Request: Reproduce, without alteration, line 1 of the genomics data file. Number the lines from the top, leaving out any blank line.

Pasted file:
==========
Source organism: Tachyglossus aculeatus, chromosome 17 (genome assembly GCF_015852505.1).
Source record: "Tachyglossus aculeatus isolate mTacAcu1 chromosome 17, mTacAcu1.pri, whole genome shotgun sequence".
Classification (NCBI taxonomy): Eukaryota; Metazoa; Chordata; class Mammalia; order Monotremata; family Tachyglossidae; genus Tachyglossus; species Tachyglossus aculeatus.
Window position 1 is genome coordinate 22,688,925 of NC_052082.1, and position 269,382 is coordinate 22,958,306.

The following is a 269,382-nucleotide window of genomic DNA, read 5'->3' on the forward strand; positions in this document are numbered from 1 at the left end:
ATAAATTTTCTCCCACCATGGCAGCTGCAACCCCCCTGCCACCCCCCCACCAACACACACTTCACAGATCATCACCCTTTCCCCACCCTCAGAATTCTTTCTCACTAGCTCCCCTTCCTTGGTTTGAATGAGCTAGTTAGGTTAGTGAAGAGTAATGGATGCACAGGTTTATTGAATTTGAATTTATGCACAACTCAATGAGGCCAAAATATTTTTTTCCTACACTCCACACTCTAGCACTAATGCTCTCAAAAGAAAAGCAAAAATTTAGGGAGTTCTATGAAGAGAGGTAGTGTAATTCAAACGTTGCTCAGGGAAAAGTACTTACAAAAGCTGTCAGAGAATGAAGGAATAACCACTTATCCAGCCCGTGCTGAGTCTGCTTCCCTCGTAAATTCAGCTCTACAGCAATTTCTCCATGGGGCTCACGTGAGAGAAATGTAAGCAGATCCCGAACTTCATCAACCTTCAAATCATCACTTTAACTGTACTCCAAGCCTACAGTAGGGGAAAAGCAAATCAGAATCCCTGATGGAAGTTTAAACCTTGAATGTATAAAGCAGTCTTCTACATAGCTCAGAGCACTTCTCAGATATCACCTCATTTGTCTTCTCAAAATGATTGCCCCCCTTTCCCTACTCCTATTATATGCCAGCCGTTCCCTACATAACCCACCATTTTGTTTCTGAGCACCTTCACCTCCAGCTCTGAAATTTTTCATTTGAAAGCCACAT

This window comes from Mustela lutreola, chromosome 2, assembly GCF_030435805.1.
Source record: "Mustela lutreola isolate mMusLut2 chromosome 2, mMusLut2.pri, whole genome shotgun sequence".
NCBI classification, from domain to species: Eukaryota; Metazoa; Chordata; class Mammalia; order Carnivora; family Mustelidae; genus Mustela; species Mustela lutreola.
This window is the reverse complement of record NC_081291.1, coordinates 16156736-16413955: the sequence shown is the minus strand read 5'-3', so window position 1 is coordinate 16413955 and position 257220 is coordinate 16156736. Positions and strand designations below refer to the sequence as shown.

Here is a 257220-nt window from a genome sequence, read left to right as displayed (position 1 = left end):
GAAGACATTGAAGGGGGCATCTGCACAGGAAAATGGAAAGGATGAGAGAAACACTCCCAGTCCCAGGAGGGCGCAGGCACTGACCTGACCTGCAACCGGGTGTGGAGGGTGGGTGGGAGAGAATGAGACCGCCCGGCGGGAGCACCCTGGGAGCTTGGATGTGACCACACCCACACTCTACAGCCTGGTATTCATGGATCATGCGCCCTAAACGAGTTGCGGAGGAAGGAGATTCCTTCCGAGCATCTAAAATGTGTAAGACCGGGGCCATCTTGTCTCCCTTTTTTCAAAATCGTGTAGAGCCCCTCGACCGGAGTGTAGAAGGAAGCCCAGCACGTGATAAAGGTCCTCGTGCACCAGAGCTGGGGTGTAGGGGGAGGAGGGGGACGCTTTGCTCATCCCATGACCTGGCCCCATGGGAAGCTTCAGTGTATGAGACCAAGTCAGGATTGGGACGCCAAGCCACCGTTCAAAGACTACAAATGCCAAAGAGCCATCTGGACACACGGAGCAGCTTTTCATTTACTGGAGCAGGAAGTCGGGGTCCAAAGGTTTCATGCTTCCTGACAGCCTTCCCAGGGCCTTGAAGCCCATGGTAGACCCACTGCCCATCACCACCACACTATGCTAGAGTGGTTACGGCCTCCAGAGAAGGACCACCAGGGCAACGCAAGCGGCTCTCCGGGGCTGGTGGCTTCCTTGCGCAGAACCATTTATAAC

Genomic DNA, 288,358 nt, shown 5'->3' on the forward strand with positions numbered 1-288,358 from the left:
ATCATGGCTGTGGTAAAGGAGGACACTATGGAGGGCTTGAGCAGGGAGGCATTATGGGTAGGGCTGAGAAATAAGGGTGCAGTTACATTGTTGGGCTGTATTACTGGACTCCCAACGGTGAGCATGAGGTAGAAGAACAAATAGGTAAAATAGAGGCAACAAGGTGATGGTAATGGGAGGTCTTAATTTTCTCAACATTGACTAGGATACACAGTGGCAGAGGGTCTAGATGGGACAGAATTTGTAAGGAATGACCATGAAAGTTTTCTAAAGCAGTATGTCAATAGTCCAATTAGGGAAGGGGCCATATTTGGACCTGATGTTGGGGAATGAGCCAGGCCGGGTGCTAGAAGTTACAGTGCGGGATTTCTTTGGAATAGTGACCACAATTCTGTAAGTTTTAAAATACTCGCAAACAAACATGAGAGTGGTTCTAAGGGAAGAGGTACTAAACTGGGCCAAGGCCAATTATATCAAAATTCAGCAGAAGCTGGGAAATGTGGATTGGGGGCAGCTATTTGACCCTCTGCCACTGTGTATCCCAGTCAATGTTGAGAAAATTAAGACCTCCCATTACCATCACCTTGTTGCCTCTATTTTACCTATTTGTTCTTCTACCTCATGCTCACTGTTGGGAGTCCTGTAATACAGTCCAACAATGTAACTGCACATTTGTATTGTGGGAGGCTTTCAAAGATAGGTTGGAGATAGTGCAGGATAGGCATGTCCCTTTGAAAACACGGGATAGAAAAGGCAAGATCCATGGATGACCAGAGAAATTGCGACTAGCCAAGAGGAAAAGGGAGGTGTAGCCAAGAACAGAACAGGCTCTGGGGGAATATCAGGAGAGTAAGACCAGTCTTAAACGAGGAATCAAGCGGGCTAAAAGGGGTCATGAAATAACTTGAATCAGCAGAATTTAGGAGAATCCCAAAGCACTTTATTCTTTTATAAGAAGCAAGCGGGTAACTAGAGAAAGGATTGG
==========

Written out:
Source organism: Tachyglossus aculeatus, chromosome 17 (genome assembly GCF_015852505.1).